'The Goldfinch'

Clinching the 2014 Pulitzer Prize for fiction, Donna Tartt's epic third novel charts the story of 13-year-old Theodore Decker, who steals a 17th-­century painting from an art museum in the wake of a bombing. Left orphaned by the attack, the boy is welcomed into a wealthy New York ­family, before the narrative jumps eight years to explore how the experience continues to affect him into adulthood.

Praised by Pulitzer judges as "a book that stimulates the mind and touches the heart," the labour of love was 11 years in the making for Tartt, who rose to literary fame with her 1992 debut The Secret History. Nicole Kidman, Ansel Elgort and Luke Wilson will all take on starring roles in John Crowley's movie adaptation, which is to be released in the autumn. 

'Good Omens'

This isn’t a film per se, but Amazon Prime and the BBC’s six-part series has garnered so much pre-emptive praise that it’s worth a mention. Based on Neil Gaiman and the late Terry Pratchett’s ­collaborative 1990 apocalyptic fantasy novel, Michael Sheen and David Tennant will take on the roles of an angel and a demon, forced to work together to save the world. John Hamm, Jack Whitehall and Nick Offerman will also make appearances in the TV version, with the script penned by Gaiman.

The writing duo had planned to adapt their comedy novel for years, with Pratchett arranging for a posthumous letter to be sent to Gaiman, urging him to see the project through without him.

'The Aftermath'

Set in Germany in 1946, this emotionally-charged tale follows Rachel Morgan (Keira Knightley) as she journeys to Hamburg to reunite with her British colonel husband (Jason Clarke), a man entrusted with rebuilding the war-torn city. Unexpectedly sharing a home with a German widower ­(Alexander Skarsgard) and his daughter, mistrust turns into passion in this drama, based on Rhidian Brook's 2013 book of the same name. This isn't the first adaptation of the writer's work, ashis first novel, Somerset Maugham Award-winning The Testimony Of Taliesin Jones, was turned into a 2002 film starring ­Jonathan Pryce.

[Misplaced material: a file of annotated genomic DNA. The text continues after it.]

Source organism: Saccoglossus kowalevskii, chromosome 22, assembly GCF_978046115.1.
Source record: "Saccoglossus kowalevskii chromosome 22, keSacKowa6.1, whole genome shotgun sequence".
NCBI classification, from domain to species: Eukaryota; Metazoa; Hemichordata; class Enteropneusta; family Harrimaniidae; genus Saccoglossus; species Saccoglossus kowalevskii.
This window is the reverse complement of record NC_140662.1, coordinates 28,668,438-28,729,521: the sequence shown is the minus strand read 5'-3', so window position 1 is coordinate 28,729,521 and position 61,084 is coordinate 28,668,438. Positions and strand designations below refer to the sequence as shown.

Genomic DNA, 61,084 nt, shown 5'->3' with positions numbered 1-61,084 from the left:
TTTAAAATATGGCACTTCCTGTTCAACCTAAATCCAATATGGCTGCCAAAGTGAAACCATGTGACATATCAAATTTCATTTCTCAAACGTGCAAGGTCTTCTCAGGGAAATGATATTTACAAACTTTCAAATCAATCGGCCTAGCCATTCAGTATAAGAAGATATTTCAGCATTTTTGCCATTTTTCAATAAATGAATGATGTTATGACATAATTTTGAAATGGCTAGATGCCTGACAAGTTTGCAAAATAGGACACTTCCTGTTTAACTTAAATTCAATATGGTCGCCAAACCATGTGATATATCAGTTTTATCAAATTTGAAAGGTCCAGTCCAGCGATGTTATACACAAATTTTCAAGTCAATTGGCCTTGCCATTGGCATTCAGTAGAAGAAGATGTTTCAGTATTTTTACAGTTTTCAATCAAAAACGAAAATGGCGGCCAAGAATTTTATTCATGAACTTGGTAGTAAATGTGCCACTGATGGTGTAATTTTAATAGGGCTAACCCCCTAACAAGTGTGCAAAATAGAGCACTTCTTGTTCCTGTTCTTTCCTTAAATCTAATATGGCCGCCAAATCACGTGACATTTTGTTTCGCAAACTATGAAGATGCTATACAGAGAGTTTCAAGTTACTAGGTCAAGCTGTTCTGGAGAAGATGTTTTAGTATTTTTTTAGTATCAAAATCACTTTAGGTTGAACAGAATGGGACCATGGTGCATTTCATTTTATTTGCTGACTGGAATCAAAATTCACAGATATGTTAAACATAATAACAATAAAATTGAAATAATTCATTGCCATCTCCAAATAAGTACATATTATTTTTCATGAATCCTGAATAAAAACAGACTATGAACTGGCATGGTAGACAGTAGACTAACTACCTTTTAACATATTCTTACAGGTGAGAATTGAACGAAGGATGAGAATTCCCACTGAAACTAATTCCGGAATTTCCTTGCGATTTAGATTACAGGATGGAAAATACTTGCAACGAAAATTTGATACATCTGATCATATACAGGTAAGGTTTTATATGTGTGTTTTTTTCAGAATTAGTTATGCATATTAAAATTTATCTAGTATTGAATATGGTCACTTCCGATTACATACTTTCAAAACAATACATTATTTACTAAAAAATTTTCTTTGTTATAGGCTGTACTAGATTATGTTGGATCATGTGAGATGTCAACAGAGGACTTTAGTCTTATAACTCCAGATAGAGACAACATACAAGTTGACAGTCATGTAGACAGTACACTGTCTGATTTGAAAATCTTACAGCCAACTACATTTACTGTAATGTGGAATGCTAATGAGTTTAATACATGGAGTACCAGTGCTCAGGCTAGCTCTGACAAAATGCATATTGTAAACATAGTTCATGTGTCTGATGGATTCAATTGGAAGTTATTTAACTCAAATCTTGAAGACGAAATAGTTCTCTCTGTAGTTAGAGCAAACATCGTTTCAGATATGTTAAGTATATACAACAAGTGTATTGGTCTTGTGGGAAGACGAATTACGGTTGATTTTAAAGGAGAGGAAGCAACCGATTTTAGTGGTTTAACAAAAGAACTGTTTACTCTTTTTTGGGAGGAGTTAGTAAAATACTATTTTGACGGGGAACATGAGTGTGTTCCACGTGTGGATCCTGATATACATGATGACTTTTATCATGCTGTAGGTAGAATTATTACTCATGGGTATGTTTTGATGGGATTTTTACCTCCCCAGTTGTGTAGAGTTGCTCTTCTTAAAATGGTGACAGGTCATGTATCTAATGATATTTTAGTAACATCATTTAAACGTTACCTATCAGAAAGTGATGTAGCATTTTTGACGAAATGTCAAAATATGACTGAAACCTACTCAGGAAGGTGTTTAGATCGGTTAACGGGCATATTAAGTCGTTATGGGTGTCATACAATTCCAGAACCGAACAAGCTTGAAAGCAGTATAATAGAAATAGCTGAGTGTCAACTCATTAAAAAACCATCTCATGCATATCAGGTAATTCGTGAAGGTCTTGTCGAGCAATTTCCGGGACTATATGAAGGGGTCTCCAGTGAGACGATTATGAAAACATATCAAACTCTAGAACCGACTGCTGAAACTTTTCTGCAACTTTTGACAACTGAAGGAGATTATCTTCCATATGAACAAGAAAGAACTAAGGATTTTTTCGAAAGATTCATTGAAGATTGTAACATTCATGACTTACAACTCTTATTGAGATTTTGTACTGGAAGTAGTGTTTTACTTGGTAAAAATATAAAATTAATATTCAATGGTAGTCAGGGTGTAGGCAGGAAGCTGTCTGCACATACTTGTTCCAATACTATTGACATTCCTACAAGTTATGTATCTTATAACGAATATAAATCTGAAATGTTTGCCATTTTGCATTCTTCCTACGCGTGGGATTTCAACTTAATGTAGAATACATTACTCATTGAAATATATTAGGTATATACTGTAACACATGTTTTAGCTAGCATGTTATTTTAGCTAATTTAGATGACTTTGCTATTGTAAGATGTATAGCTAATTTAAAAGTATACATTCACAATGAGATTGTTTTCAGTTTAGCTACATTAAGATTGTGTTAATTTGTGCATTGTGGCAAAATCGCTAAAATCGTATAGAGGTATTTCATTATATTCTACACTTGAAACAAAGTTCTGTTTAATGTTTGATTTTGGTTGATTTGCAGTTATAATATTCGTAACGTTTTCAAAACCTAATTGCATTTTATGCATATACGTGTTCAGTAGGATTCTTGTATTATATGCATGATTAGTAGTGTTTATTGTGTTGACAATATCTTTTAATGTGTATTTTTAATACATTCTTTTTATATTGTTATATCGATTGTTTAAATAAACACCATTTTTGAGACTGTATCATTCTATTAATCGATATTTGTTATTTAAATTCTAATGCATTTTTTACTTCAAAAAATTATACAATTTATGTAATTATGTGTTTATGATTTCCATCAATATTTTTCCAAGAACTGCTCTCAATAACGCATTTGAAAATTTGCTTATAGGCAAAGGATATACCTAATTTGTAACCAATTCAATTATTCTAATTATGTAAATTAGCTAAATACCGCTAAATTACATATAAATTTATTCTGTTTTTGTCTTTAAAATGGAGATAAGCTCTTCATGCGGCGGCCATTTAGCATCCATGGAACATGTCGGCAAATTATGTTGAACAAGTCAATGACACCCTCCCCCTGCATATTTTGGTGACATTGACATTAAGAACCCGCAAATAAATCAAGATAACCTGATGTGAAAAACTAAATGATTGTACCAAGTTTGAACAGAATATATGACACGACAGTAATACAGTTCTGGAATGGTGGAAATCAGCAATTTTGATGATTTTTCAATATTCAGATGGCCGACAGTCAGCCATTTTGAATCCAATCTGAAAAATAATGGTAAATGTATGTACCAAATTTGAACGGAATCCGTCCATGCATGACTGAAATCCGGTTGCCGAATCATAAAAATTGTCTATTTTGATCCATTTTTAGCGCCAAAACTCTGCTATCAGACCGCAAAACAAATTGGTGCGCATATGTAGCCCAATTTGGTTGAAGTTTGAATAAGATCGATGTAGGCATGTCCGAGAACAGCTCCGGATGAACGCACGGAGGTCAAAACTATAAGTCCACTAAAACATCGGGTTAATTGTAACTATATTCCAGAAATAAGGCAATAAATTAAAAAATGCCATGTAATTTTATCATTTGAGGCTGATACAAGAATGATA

'The Good Liar'

When Hollywood veterans Ian McKellen and Helen Mirren are at the core of a film, it's safe to expect plenty of stellar acting – with this adaptation of Nicolas Searle's con-artist tale also likely to include a ­multitude of plot twists and turns. The Lord of the Rings star will take on the role of an ageing conman, who turns his devious attention to a wealthy widow, brought to life by The Queen's Mirren. ­Searle's ­biography says he worked in intelligence before turning to writing, creating an air of mystery that only further lends itself to the taut tale. 

'The Knife of Never Letting Go'

Named Chaos Walking for the silver screen – after the trilogy from which it is taken – this dystopian tale is set in a world where all living creatures can read each other's minds. Tom Holland plays Todd, the last boy in a male-only settlement who believes that women have been wiped out by a virus. However, upon ­meeting a girl named Viola (Daisy Ridley), the two are forced to embark on a high-risk adventure in this adaption of ­Patrick Ness's 2008 young-adult novel, ­described as "terrifying, ­exhilarating and heartbreaking" by the Sunday Telegraph. 


Based on CS Forester's 1955 The Good Shepherd, this war film follows naval commander Ernest Krause on a ­hazardous mission across the North Atlantic, with a fleet of Allied ships under his control and German U-boats on his tail. Blending a nuanced ­depiction of a man's inner turmoil with cat-and-mouse action, the novel is one of the most ­acclaimed sea-faring stories of its time. With Elisabeth Shue, Karl Glusman and Manuel Garcia-Rulfo among the cast, Tom Hanks will take on the lead role, as well as writing and production credits.


Read more:

For authors of popular novels, is it worth it to write a sequel? 

How do film studios react when they know they’ve made a dud?